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FARMERS URGE THEIR PEERS TO DEFINE 'SUSTAINABILITY' FOR THEMSELVES
Source: American Farm Bureau Federation news release

With large corporations like Chipotle and Walmart using the term "sustainable" to get consumers' attention and grow their market share, farmers and ranchers need to start defining sustainability for themselves experts told participants at the 2017 American Farm Bureau Federation's Annual Convention & IDEAg Trade Show.

Row crop farmer Katie Heger encouraged farmers and ranchers not to shy away from addressing the financial aspect of sustainability.

"It's not just about having that extra nickel in our pocket. We're a business and we need to have a profit to support our families, to support our employees and to continue to invest in our communities and our businesses," Heger said.

Panelists also shared the sustainability practices they use-from soil preparation to community involvement.

South Dakota rancher Josh Geigle said he uses a "take half, leave half" approach to graze beef cattle. "If your grass is a foot tall, you let the cows graze 6 inches of it and then move them to another pasture, allowing the pasture that was grazed to rest until next year," he explained.

Community outreach is also a sustainability factor for Geigle.

"We're active on our county Farm Bureau board and in our children's sports. I helped coach my son's youth baseball league and we're involved in the rodeo club. We get to mingle with people from town who don't get to be on a farm or ranch on a daily basis and we can share with them what we're doing to be sustainable," Geigle said.

As a veterinarian working in Idaho with a number of dairy farmers, Dr. Elizabeth Kohtz said she's seen a shift in various approaches to sustainability. She said some farmers are now focusing more on a cow's longevity than its productivity.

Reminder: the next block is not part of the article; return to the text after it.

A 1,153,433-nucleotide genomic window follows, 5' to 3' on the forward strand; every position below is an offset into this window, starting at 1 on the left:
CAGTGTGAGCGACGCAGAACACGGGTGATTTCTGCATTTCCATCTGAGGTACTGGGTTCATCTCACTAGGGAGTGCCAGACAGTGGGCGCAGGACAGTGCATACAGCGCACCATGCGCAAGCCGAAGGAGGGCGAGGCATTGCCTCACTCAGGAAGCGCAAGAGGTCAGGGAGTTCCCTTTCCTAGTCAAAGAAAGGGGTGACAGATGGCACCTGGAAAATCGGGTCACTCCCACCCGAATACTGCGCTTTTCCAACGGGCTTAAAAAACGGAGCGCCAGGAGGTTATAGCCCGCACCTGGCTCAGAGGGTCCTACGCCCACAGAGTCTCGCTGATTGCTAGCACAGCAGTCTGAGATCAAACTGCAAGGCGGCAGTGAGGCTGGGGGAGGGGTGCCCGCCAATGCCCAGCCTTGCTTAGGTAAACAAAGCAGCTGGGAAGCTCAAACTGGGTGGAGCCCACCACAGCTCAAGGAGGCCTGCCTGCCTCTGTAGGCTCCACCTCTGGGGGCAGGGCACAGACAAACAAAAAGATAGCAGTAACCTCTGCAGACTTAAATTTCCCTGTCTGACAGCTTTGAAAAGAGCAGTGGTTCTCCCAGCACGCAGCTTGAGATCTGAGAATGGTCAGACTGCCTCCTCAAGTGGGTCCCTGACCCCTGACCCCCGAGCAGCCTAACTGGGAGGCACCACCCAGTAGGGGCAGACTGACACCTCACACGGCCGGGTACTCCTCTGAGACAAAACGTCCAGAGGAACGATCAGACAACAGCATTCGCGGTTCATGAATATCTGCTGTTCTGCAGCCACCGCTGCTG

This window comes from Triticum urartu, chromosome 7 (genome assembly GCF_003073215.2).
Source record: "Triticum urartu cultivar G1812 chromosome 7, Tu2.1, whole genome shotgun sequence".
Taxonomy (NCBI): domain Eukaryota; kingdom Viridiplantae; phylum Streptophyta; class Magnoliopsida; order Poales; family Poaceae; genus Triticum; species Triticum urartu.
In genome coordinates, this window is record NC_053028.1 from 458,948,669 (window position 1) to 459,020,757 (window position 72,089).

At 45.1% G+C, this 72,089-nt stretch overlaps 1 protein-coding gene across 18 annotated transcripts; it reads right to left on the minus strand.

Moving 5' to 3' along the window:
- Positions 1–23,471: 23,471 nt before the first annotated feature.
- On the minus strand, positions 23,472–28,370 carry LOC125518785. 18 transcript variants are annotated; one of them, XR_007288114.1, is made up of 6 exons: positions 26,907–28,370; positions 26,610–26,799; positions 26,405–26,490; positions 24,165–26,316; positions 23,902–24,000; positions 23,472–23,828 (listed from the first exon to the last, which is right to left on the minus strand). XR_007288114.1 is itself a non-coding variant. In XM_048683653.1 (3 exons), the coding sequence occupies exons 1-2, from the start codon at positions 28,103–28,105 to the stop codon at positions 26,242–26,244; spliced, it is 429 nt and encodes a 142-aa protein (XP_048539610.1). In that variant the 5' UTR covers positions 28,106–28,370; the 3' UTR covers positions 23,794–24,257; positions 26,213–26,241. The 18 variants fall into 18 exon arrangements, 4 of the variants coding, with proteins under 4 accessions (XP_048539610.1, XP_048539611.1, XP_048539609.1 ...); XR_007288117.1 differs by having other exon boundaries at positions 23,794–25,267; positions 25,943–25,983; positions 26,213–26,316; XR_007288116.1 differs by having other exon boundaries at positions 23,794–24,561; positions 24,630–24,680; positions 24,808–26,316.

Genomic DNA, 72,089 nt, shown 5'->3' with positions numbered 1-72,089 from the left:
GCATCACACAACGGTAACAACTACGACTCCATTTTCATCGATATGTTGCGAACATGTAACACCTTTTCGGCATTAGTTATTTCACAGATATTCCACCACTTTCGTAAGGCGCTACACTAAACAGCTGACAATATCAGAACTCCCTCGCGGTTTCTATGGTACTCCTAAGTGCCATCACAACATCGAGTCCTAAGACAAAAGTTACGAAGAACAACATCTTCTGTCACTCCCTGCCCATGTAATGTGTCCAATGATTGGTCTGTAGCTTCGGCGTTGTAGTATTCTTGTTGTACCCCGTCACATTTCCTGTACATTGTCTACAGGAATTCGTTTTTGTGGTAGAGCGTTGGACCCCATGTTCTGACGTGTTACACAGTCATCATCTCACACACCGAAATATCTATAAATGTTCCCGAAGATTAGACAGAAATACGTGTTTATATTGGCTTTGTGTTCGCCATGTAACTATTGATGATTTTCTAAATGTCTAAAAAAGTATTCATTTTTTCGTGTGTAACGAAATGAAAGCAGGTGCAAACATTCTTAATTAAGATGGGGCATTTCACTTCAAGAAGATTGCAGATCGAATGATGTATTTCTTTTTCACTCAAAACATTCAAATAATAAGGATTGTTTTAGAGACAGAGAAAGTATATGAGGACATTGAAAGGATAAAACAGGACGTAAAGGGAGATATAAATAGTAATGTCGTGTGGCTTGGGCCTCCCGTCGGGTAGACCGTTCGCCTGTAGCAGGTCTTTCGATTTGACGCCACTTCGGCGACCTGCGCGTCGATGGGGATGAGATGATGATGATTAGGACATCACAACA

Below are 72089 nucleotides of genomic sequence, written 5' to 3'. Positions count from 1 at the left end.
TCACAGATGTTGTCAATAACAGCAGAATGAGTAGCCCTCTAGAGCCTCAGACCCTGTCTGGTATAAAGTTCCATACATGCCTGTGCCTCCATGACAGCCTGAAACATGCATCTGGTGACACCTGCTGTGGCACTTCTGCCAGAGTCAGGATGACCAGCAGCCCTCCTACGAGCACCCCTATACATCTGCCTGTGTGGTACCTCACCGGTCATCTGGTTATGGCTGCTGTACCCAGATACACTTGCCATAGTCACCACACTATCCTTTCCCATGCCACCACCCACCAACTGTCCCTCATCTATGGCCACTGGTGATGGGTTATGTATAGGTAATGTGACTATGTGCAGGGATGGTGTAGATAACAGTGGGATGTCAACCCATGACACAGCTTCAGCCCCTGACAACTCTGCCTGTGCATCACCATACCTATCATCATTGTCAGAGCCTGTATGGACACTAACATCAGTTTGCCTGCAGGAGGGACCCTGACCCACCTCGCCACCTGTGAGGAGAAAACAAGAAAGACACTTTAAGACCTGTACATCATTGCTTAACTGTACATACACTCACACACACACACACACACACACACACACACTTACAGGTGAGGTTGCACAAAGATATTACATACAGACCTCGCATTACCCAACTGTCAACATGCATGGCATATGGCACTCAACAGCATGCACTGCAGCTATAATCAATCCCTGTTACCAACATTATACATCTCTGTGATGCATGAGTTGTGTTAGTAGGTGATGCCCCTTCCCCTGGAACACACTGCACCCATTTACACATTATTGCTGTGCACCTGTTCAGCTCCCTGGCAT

"Of course, we want to produce as much milk as we can with one cow, but at the same time, if we roll through a bunch of cows, that's not sustainable either. It takes a certain amount of inputs to get cows to two-years old so you can milk them, so we're trying to look at longevity and the overall health of the animal," Kohtz said.

Kohtz also shared how dairy farmers are making the most of farm byproducts that would go to waste otherwise.

"Dairies are big users of feed byproducts. Cottonseed is one of the big ones. We import cottonseed from Arizona and Texas," she explained. "They can digest it. We can't."

Katie Heger, a row crop farmer from North Dakota, said planning as far as four years ahead is one key to her family farm remaining sustainable.

"We are long-term planners, we are long-term purchasers and we are long-term marketers. We look at not only how we can profit, but how we can save. Part of that is knowing our inventory. What do we need to have on hand to make this work?" she said.

Relationships are also a critical element of sustainability for Heger.

"Farming is all about relationships. It's about my husband and I knowing what's going on. What can we afford? What's coming up in the next year?" she said. "It's about communicating with our neighbors, our employees, with our landlords."


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